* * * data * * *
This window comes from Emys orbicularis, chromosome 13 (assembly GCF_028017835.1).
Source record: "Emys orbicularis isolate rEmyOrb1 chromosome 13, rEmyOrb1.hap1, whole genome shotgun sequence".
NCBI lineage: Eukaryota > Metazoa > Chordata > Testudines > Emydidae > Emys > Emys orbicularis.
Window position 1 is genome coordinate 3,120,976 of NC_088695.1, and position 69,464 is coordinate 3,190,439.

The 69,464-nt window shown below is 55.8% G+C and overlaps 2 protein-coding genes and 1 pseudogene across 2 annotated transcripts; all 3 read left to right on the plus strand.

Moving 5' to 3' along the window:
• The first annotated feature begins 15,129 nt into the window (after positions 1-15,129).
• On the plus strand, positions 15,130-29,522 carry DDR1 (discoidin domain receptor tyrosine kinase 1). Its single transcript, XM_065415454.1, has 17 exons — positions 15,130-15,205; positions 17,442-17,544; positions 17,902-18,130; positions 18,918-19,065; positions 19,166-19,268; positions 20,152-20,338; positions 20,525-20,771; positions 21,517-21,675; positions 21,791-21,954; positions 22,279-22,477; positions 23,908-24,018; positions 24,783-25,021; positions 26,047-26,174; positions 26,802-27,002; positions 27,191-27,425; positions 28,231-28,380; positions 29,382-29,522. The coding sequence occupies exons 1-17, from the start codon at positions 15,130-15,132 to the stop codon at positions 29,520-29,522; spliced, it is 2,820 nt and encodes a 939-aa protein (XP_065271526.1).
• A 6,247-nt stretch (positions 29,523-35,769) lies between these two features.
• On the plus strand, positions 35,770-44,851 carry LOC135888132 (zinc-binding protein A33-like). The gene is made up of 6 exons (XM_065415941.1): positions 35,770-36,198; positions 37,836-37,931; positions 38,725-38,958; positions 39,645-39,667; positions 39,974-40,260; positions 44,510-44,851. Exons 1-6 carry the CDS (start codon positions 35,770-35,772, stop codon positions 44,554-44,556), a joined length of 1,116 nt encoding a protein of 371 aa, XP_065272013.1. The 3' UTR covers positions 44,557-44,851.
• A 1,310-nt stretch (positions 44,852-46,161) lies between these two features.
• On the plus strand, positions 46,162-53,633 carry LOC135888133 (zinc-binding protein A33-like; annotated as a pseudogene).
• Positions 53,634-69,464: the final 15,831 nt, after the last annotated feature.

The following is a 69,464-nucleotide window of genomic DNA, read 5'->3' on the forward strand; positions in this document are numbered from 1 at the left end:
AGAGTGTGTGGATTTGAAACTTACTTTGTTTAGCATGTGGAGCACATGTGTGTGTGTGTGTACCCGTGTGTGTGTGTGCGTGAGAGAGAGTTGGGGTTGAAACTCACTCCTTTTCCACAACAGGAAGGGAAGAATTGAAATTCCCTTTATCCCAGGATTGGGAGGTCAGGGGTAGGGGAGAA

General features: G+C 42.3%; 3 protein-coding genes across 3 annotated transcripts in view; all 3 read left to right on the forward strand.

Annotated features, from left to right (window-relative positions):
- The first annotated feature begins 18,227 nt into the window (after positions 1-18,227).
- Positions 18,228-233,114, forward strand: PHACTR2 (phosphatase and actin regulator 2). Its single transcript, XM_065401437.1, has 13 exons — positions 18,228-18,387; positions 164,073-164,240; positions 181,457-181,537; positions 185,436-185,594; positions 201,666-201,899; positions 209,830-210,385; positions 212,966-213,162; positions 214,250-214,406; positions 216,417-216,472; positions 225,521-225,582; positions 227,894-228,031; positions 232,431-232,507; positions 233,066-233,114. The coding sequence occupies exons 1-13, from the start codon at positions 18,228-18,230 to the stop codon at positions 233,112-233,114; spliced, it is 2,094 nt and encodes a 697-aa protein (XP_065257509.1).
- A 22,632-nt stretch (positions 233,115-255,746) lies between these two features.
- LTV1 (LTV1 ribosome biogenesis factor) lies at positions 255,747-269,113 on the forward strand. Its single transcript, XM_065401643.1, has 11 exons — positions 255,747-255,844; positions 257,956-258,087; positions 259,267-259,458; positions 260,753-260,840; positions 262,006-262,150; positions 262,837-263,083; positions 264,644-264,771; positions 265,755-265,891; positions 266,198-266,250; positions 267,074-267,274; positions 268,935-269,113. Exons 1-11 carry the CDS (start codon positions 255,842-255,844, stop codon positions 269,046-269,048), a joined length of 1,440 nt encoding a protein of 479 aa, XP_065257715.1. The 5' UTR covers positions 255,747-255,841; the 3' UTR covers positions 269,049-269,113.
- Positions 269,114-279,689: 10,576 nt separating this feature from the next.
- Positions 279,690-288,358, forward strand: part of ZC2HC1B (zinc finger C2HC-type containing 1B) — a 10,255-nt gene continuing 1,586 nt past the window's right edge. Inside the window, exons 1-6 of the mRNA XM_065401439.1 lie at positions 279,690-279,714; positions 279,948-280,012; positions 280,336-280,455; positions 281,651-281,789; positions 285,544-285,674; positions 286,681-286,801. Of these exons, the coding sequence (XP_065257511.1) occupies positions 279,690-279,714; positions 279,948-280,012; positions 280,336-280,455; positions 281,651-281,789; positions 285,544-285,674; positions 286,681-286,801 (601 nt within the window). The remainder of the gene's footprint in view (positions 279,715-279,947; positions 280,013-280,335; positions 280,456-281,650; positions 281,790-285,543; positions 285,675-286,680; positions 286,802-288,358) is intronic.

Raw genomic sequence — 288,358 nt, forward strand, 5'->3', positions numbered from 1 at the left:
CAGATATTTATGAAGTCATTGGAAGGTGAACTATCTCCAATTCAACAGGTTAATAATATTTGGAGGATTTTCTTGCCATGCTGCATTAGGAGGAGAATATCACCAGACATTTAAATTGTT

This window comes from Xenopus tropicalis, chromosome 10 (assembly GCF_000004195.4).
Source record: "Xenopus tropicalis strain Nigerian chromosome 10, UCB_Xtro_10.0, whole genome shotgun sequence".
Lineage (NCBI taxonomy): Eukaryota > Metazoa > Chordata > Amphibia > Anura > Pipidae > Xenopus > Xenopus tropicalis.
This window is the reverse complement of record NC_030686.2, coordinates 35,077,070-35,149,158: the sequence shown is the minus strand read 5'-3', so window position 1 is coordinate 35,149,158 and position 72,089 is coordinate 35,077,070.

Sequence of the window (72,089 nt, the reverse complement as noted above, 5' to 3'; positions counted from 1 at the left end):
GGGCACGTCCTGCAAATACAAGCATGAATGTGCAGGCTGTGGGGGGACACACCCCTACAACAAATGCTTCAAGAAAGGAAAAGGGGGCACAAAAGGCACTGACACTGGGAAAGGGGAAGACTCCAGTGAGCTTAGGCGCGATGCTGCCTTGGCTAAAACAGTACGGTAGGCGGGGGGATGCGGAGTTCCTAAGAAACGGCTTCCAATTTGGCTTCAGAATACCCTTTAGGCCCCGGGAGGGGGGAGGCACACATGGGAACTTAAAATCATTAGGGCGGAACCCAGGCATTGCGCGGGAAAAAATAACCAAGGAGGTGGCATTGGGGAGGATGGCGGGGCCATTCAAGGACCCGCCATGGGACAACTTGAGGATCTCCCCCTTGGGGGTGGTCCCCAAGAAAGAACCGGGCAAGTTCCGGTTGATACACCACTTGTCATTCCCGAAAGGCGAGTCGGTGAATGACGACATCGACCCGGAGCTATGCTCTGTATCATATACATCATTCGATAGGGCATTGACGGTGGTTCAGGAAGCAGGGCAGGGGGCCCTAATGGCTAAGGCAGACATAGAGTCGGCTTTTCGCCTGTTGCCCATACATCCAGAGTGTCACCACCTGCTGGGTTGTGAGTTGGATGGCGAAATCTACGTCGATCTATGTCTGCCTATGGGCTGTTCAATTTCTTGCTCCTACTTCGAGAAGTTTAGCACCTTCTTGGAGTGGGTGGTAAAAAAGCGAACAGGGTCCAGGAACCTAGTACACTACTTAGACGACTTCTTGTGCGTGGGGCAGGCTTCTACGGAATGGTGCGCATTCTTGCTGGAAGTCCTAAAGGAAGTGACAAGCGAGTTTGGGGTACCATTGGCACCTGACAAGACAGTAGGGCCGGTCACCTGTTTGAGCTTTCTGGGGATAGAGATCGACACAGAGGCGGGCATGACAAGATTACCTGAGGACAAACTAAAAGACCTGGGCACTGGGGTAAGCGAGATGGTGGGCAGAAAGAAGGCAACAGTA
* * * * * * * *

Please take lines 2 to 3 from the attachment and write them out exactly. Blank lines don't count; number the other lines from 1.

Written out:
Source record: "Emys orbicularis isolate rEmyOrb1 chromosome 13, rEmyOrb1.hap1, whole genome shotgun sequence".
NCBI lineage: Eukaryota > Metazoa > Chordata > Testudines > Emydidae > Emys > Emys orbicularis.